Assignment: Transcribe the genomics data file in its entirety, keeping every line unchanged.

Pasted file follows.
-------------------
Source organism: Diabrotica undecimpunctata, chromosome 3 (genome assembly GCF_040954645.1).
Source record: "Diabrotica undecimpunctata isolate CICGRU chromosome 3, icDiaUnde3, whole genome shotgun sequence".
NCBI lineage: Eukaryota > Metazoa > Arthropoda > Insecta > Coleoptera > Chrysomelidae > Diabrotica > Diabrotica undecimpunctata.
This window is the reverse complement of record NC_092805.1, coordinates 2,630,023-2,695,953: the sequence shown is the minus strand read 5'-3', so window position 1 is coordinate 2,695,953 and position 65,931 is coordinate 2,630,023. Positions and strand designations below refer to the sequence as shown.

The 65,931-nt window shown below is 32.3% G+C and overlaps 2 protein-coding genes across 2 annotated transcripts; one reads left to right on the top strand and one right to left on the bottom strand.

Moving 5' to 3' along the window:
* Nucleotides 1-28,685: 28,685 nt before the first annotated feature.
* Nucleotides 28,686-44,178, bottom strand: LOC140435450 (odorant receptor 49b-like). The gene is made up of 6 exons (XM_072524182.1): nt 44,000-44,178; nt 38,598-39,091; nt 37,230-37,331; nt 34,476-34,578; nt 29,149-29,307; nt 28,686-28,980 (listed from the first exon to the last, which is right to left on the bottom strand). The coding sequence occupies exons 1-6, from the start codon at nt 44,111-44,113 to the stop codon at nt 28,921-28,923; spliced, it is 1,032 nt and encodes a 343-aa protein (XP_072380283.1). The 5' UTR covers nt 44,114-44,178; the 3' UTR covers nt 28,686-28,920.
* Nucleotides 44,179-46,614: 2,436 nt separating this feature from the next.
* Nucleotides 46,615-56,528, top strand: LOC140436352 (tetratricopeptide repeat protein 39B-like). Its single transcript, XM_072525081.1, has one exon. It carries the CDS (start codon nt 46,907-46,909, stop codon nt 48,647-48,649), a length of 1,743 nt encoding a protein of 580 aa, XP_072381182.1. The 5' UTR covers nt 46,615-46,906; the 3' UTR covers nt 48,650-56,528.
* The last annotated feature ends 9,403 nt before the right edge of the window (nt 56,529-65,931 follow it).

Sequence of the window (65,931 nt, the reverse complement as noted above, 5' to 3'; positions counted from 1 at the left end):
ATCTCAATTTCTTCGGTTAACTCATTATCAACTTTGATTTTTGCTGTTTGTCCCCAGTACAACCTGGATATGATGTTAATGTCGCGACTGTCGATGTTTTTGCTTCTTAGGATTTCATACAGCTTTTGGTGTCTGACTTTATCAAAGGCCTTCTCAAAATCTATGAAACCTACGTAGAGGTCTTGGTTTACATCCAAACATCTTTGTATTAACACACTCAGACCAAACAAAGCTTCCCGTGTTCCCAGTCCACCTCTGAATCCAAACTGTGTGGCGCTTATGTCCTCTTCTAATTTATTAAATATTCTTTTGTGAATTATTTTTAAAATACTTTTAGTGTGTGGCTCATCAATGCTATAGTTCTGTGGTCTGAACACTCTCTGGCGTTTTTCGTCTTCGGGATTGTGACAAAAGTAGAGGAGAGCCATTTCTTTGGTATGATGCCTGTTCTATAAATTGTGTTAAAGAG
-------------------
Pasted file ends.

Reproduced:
Source organism: Diabrotica undecimpunctata, chromosome 3 (genome assembly GCF_040954645.1).
Source record: "Diabrotica undecimpunctata isolate CICGRU chromosome 3, icDiaUnde3, whole genome shotgun sequence".
NCBI lineage: Eukaryota > Metazoa > Arthropoda > Insecta > Coleoptera > Chrysomelidae > Diabrotica > Diabrotica undecimpunctata.
This window is the reverse complement of record NC_092805.1, coordinates 2,630,023-2,695,953: the sequence shown is the minus strand read 5'-3', so window position 1 is coordinate 2,695,953 and position 65,931 is coordinate 2,630,023. Positions and strand designations below refer to the sequence as shown.

The 65,931-nt window shown below is 32.3% G+C and overlaps 2 protein-coding genes across 2 annotated transcripts; one reads left to right on the top strand and one right to left on the bottom strand.

Moving 5' to 3' along the window:
* Nucleotides 1-28,685: 28,685 nt before the first annotated feature.
* Nucleotides 28,686-44,178, bottom strand: LOC140435450 (odorant receptor 49b-like). The gene is made up of 6 exons (XM_072524182.1): nt 44,000-44,178; nt 38,598-39,091; nt 37,230-37,331; nt 34,476-34,578; nt 29,149-29,307; nt 28,686-28,980 (listed from the first exon to the last, which is right to left on the bottom strand). The coding sequence occupies exons 1-6, from the start codon at nt 44,111-44,113 to the stop codon at nt 28,921-28,923; spliced, it is 1,032 nt and encodes a 343-aa protein (XP_072380283.1). The 5' UTR covers nt 44,114-44,178; the 3' UTR covers nt 28,686-28,920.
* Nucleotides 44,179-46,614: 2,436 nt separating this feature from the next.
* Nucleotides 46,615-56,528, top strand: LOC140436352 (tetratricopeptide repeat protein 39B-like). Its single transcript, XM_072525081.1, has one exon. It carries the CDS (start codon nt 46,907-46,909, stop codon nt 48,647-48,649), a length of 1,743 nt encoding a protein of 580 aa, XP_072381182.1. The 5' UTR covers nt 46,615-46,906; the 3' UTR covers nt 48,650-56,528.
* The last annotated feature ends 9,403 nt before the right edge of the window (nt 56,529-65,931 follow it).

Sequence of the window (65,931 nt, the reverse complement as noted above, 5' to 3'; positions counted from 1 at the left end):
ATCTCAATTTCTTCGGTTAACTCATTATCAACTTTGATTTTTGCTGTTTGTCCCCAGTACAACCTGGATATGATGTTAATGTCGCGACTGTCGATGTTTTTGCTTCTTAGGATTTCATACAGCTTTTGGTGTCTGACTTTATCAAAGGCCTTCTCAAAATCTATGAAACCTACGTAGAGGTCTTGGTTTACATCCAAACATCTTTGTATTAACACACTCAGACCAAACAAAGCTTCCCGTGTTCCCAGTCCACCTCTGAATCCAAACTGTGTGGCGCTTATGTCCTCTTCTAATTTATTAAATATTCTTTTGTGAATTATTTTTAAAATACTTTTAGTGTGTGGCTCATCAATGCTATAGTTCTGTGGTCTGAACACTCTCTGGCGTTTTTCGTCTTCGGGATTGTGACAAAAGTAGAGGAGAGCCATTTCTTTGGTATGATGCCTGTTCTATAAATTGTGTTAAAGAG